Admin or Register Login


Forum Home



Link to this post

Damson bumper crop 2014

The branches are almost touching the ground and the fruit is ready for picking now (Merryweather)

Posted on 22 Aug 2014 by Geoff Edwards

Dave Wilson Backyard Orchard

Link to this post

Location of garden fruit orchard (Backyard nursery)

Spacing between trees 1m x 0.6m 36inches x24inches. The trees are located on a south facing hillside which is subject to westerly gales. They are sheltered by existing shrubs including a mature damson and a bramble patch with trees beyond. To the north there is a large variegated buddleia on the east side there is a low stone wall.

Posted on 22 Aug 2014 by Geoff Edwards

Backyard orchards

Link to this post

Heeled in bare root hedging plants

Posted on 22 Aug 2014 by Geoff Edwards

Unknown plant

Link to this post

Nine foot high mystery plant

I have lived in Freshford for over 14 years and have never seen this flowering plant in my garden. It is over nine feet high which I suspect is due to it bolting.  The first phot shows my largest Mamiya tripod (it can extnd to eleven feet high) set up to photograph the flowers.

Head of the plant photo below:

Close up of the leaves:

General view of the plant there is an apple tree close behind it:

Close up of the stem of the plant:

The plant has been flowering every day since before the beginning of July. Its flowers are blue and similar to a daisy:

When I first noticed this plant it was  low growing with large leaves that were sort of convoluted similar to a lettuce and looked good enough to eat. I have since identified the plant and can confirm that it is edible - I'll disclose its name at a later date. I used this site to help me with the identification: Botanical Society of the British Isles

The plant is chicory, believe it or not.

Posted on 04 Aug 2013 by Geoff Edwards

Slugs and snails!

Link to this post

I have used an electric fence to deter slugs and snails in the past. I also used a fence made of copper tube. I used these methods to protect my food which was being grown in three raised beds. The main problem with the electric fence was that I was losing power. Although the voltage is very high but of course power is very low the system needs to be well insulated from the ground. High voltage? yes 30,000 volts! My electric screwdriver would give me a nasty jolt if I used it to check the fence was live (I only did it once!) The power is only on for a very small fraction of a second so there is no real danger. The badgers didn't like it though, and tried to chew up my plastic insulating sheeting! I think what they also did, was move stuff to so as run the power to earth! Loss of power put the fence out of action.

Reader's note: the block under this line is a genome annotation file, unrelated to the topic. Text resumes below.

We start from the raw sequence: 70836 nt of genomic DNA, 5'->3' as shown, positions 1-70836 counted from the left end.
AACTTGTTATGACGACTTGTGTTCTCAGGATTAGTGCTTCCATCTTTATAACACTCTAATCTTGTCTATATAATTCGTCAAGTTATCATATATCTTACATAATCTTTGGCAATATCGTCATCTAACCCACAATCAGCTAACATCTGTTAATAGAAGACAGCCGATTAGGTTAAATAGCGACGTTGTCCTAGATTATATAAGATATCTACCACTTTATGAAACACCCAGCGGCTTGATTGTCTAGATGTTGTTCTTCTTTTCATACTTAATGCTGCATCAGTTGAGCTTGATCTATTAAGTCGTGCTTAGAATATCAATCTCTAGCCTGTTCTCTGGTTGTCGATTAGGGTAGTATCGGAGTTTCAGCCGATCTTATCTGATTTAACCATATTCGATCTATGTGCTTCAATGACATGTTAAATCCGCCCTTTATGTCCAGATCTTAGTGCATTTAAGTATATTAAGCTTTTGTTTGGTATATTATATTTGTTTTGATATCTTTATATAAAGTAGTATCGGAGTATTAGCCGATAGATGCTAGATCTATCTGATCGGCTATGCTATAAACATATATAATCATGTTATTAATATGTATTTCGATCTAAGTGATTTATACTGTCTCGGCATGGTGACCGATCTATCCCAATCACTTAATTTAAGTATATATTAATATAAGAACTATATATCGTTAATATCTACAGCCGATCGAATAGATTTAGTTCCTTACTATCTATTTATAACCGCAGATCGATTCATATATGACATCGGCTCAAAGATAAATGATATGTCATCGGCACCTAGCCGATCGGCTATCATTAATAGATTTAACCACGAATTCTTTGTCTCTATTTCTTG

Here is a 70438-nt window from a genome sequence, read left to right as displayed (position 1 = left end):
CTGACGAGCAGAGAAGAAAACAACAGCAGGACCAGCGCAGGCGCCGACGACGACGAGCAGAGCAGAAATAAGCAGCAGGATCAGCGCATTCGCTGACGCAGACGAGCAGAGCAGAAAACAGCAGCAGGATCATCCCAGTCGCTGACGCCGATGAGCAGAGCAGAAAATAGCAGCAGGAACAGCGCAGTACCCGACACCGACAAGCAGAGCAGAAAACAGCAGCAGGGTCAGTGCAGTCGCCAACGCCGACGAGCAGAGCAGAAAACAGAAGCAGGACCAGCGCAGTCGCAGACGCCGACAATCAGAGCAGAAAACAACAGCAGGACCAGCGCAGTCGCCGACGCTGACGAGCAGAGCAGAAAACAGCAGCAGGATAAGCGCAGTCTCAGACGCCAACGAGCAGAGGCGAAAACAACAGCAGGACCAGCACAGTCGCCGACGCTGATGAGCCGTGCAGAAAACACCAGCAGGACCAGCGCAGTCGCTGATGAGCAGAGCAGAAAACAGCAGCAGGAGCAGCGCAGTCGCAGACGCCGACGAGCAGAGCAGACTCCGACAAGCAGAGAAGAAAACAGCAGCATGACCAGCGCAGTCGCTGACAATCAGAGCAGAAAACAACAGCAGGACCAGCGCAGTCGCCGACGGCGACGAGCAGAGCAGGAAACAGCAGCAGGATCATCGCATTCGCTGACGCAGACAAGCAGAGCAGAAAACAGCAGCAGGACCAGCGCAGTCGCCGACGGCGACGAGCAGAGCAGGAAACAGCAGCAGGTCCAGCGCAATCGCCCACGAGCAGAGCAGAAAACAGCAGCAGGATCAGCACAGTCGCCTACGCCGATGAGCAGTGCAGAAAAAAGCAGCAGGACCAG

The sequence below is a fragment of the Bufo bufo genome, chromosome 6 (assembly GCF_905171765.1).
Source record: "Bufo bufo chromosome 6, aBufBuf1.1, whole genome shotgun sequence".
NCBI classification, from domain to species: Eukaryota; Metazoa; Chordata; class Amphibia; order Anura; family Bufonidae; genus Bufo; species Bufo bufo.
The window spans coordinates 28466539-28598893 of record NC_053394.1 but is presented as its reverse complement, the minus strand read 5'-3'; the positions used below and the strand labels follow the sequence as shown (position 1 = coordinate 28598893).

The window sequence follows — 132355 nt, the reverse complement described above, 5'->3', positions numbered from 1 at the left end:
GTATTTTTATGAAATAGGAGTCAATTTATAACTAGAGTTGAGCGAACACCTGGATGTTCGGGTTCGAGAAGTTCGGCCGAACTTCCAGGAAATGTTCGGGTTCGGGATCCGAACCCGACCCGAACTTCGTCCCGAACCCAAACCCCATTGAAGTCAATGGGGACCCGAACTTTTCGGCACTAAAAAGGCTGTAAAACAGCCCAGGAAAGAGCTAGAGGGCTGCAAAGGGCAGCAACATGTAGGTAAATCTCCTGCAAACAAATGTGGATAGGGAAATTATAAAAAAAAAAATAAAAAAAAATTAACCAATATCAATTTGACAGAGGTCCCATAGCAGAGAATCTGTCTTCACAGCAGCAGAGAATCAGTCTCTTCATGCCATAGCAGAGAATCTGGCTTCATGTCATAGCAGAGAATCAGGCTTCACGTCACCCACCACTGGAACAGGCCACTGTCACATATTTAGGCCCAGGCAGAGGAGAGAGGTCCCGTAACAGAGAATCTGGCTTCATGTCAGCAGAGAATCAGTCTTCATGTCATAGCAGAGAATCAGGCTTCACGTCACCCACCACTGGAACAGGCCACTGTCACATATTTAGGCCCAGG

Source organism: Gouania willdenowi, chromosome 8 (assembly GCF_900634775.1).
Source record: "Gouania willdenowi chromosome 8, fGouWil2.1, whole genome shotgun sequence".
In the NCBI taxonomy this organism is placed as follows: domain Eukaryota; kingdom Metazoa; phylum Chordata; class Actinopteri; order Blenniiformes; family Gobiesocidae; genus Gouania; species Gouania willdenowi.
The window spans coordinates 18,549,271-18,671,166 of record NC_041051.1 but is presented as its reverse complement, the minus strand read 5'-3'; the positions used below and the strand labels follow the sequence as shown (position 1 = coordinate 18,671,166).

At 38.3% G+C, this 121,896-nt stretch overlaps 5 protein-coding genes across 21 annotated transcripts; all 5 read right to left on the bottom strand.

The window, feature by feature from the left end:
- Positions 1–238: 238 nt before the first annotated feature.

Although the electric fence does work.  I have not managed to overcome the loss of power -yet! I have bought a heavy duty battery to supply power cheaply I have yet to connect it up. Part of the problem is that all weeds need to be removed around the raised beds. The copper pipe method does work though. I just created a rectangle of 15mm copper pipe around the top of my raised bed using standard pipe fixings. It is very easy to do and will last for ever (I suppose). The use of copper to deter slug and snail damage is well documented but copper strip, the usual form in which copper is used  is expensive, whilst copper pipe is not particularly expensive. The snail or slug has to get over the tube and that must be rather awkward as in addition to the round shape the pipe is slightly above the surface as it is secured by plastic pipe brackets.

If I find that the copper tube solution is not continuing to deter the varmints I'll connect the pipes to the electric fence energiser as well!

For those who grow their food on open land rather than raised beds - where the techniques mentioned above do work - the best Internet reference I could find on dealing with these pests is Organic methods of dealing with slugs and snails

Posted on 28 May 2009 by Geoff Edwards

Don't do That in Your Garden

Link to this post

I have been reviewing my emails and found a link that I sent last year. The link is to the Renegade Gardener's website. He has very clearly provided a compendium of mistakes that anyone who has a garden may make.

What makes this website particularly interesting is that the explanations as to WHY one shouldn't do something is made particularly clearly. The website is an American one but this doesn't really matter. Renegade Gardener Here is a link to his Home page: Home page


Posted on 21 Aug 2008 by Geoff Edwards
Content Management Powered by CuteNews


2007 for Society, Culture and the Arts